Angelo Codevilla was a senior fellow at the Claremont Institute. Gage Skidmore
Donald Trump’s election in 2016 caught most intellectuals by surprise — and not least conservative intellectuals.
The right-of-center editors, columnists and think-tankers who had sung hymns to democracy promotion overseas had overlooked what was going on at home: how Big Tech and the HR department had worked around the Bill of Rights; how democracy had been usurped by judges and bureaucrats who, regardless of party affiliation, failed to reverse the assault against family, country and faith; and how nation-building abroad had consumed treasure and blood while whole swaths of America fell into what Trump memorably called “American carnage.”
One rare exception to the general cluelessness of the right-wing intelligentsia was Angelo Codevilla, a senior fellow at the Claremont Institute and former professor of international relations at Boston University who died this week in a car accident, aged 78.
Far from being surprised by the Trump phenomenon, he predicted its broad outlines in a 2010 essay for The American Spectator, read on air by the late Rush Limbaugh. In it, Codevilla observed that Americans could no longer maintain the pretense of being equal citizens. They were now aware of being divided into two classes, rulers and ruled — a court party clustered around universities, urban hubs and the government bureaucracy lording over an unorganized country party attached to habits and regions that history seemed to have passed by.
Protesters dance together outside of the White House on a section of Black Lives Matter Plaza on July 4, 2020.
Codevilla’s language was startling. He insisted that understanding America required speaking of class, a challenge to the long-standing idea that America, unlike the Old World, wasn’t a class-based society. He informed voters who thought of themselves as “conservatives” that they stood on the outside of the established order. Insofar as they opposed the assembly of billionaires, mega-firms, NGOs, universities and government agencies that run the country, they were revolutionaries.
When the essay first appeared, some deemed Codevilla’s analysis too extreme. A radical by nature, he often seemed to go two steps too far. But events usually caught up with him.
Anyone who doubted that America was unfree had only to observe the extraordinary censorship of this newspaper’s reporting on the Hunter Biden Files. Those who disliked the claim that America was divided between the rulers and the ruled had only to observe the way doctors and elected leaders cheered on Black Lives Matter protests as essential to public health while denouncing Orthodox Jewish funerals for spreading COVID.
What explained Codevilla’s farsightedness? Part of it was biography. Born in Italy, Codevilla served in the US Navy and as a foreign-service officer before becoming a staffer for the Senate’s Select Committee on Intelligence. On that committee, he observed up-close the workings of what would one day be called the Deep State. This experience, along with his study of Machiavelli, made it difficult to harbor illusions about those who wield power in America.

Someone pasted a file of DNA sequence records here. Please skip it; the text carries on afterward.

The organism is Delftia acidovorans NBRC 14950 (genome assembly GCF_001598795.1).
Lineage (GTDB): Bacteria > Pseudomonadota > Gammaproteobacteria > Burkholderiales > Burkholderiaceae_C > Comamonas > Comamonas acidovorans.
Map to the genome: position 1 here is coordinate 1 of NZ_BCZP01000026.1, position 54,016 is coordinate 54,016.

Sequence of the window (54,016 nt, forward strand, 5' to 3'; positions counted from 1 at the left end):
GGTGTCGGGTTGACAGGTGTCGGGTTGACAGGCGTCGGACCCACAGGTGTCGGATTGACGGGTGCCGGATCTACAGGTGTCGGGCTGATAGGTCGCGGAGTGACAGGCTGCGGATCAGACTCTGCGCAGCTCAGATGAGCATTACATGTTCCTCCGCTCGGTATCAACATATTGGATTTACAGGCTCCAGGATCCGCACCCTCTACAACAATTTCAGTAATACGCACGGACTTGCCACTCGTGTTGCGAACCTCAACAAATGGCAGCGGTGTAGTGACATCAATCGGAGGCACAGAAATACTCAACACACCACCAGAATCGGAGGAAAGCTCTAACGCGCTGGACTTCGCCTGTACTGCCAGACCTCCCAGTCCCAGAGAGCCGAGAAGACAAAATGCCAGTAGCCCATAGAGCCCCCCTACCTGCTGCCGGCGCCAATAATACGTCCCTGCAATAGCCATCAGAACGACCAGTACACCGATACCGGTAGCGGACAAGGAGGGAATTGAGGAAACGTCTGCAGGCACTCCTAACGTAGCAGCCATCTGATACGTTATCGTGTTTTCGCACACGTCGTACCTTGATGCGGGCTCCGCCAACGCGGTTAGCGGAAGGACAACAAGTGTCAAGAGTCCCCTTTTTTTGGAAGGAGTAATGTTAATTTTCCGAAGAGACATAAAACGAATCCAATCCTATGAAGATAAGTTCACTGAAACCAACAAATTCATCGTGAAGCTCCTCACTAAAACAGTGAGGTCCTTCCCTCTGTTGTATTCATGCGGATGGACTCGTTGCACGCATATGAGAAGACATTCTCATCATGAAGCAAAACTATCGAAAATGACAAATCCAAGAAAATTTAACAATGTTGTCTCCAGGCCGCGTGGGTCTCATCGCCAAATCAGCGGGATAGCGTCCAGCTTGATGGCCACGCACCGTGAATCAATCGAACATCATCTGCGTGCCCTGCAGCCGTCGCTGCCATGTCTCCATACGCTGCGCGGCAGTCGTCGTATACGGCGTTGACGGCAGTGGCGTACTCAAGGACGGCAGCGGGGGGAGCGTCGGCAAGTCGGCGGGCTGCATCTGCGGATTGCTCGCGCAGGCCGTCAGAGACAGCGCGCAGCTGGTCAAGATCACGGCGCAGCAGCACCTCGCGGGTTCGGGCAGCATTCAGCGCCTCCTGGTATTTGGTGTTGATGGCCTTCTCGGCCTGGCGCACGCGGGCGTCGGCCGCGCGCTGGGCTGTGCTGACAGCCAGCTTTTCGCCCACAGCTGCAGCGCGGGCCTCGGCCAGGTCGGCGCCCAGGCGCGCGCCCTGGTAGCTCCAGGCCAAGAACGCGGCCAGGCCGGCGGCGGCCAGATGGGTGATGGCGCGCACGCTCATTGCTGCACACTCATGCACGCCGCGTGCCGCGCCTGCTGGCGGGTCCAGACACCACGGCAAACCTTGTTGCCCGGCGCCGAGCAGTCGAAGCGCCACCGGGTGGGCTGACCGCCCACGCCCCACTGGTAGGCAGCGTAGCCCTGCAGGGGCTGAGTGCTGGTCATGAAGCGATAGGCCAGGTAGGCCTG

Angelo Codevilla was not surprised but former President Trump’s rise.
A Catholic, he was disinclined to sympathize with the internationalist, post-WASP ethos of the Central Intelligence Agency. He saw how its biases made it hostile to certain forces at home and abroad, notably conservatives and Israel. He protested the treatment of Jonathan Pollard, a US intelligence analyst who passed secrets to the Israelis. Codevilla acknowledged that Pollard had done wrong, but argued that the sentence — life in prison — was far in excess of what the crime merited. Later, he showed similar independence of mind in questioning the police killing of Ashli Babbitt on Jan. 6.
Codevilla was notable above all for his intellectual courage. Unlike most thinkers on the left and the right, he was willing to go where his logic led him. He was far from the only writer to offer a radical critique of contemporary society, but he was one of the few who were willing to discuss solutions equal to the problems he claimed to see. As he pointed out, leaders of a movement opposed to the power elite must be prepared to do un-conservative things, including “fostering and leading campaigns of civil disobedience.”
Most public intellectuals outlive their influence. They die long after their insights have faded. That wasn’t Angelo Codevilla’s fate. His work, embodied not just in his famous essays, but in many learned books, has never been more relevant. Intellectually, he died in the strength of his years.
Matthew Schmitz is senior editor of First Things.
Twitter: @MatthewSchmitzInternet Explorer Channel Network